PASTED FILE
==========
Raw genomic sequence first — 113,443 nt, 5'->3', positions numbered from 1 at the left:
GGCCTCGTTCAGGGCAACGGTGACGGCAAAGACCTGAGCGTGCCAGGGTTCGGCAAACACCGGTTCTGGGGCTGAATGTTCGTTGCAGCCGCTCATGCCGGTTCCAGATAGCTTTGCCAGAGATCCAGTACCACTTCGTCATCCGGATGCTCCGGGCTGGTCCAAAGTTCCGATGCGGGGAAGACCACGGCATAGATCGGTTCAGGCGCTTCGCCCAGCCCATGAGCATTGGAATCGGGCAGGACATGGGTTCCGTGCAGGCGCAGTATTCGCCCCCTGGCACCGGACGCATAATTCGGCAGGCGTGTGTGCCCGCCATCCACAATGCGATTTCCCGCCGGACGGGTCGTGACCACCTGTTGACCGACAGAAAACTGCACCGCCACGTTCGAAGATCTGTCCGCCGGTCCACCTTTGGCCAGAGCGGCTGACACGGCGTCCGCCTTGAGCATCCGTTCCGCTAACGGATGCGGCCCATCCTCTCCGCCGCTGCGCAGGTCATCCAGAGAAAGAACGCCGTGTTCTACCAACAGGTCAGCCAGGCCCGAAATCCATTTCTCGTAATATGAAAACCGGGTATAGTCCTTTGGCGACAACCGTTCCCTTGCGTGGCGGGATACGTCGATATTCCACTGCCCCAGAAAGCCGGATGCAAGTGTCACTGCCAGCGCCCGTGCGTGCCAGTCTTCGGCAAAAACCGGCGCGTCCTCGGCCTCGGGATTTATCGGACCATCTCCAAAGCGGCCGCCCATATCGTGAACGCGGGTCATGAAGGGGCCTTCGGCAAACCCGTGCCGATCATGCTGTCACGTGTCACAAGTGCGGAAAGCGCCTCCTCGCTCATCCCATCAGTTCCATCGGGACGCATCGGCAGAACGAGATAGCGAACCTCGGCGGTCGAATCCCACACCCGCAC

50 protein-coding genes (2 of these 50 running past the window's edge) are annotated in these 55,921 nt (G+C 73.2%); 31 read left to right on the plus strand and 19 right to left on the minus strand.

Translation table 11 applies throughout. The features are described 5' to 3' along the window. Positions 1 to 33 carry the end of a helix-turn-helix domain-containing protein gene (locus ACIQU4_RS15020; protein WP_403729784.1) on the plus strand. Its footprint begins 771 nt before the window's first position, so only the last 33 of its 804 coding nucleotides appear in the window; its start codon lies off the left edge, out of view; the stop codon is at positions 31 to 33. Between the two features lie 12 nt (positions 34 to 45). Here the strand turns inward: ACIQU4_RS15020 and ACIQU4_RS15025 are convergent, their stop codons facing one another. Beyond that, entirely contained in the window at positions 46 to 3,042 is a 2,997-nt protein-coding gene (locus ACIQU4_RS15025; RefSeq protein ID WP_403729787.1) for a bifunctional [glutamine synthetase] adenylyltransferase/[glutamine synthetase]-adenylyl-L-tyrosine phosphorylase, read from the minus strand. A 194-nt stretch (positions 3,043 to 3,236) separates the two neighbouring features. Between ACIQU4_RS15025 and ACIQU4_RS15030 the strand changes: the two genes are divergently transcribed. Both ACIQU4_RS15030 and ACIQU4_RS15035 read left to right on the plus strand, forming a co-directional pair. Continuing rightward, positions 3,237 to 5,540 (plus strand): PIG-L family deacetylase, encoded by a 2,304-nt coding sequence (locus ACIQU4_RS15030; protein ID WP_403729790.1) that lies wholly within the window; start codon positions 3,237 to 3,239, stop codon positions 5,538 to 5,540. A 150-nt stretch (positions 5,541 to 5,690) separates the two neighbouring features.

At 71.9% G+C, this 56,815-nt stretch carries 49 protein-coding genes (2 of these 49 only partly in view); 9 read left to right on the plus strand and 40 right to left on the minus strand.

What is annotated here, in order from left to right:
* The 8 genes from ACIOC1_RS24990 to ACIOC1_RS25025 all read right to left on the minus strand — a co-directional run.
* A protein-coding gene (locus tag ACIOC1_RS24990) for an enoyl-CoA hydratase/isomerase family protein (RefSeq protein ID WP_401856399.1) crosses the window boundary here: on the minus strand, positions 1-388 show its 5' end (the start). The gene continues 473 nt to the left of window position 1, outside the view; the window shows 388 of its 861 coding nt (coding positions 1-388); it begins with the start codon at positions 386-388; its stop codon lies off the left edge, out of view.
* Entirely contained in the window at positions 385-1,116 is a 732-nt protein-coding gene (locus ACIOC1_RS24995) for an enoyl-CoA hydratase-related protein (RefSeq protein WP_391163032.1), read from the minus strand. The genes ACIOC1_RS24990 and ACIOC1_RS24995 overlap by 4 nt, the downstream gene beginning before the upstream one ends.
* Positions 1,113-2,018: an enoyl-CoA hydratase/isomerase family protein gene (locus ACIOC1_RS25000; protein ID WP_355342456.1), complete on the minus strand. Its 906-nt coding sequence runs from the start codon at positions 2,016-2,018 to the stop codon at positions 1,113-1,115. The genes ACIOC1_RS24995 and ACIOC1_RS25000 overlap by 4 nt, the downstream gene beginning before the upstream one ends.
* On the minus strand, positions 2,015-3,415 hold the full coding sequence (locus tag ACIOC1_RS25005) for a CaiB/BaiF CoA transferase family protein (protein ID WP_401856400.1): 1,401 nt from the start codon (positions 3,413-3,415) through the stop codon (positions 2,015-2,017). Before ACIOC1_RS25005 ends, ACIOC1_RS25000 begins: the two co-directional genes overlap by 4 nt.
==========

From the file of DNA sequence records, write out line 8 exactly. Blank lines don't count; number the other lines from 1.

* A protein-coding gene (locus tag ACIOC1_RS24990) for an enoyl-CoA hydratase/isomerase family protein (RefSeq protein ID WP_401856399.1) crosses the window boundary here: on the minus strand, positions 1-388 show its 5' end (the start). The gene continues 473 nt to the left of window position 1, outside the view; the window shows 388 of its 861 coding nt (coding positions 1-388); it begins with the start codon at positions 386-388; its stop codon lies off the left edge, out of view.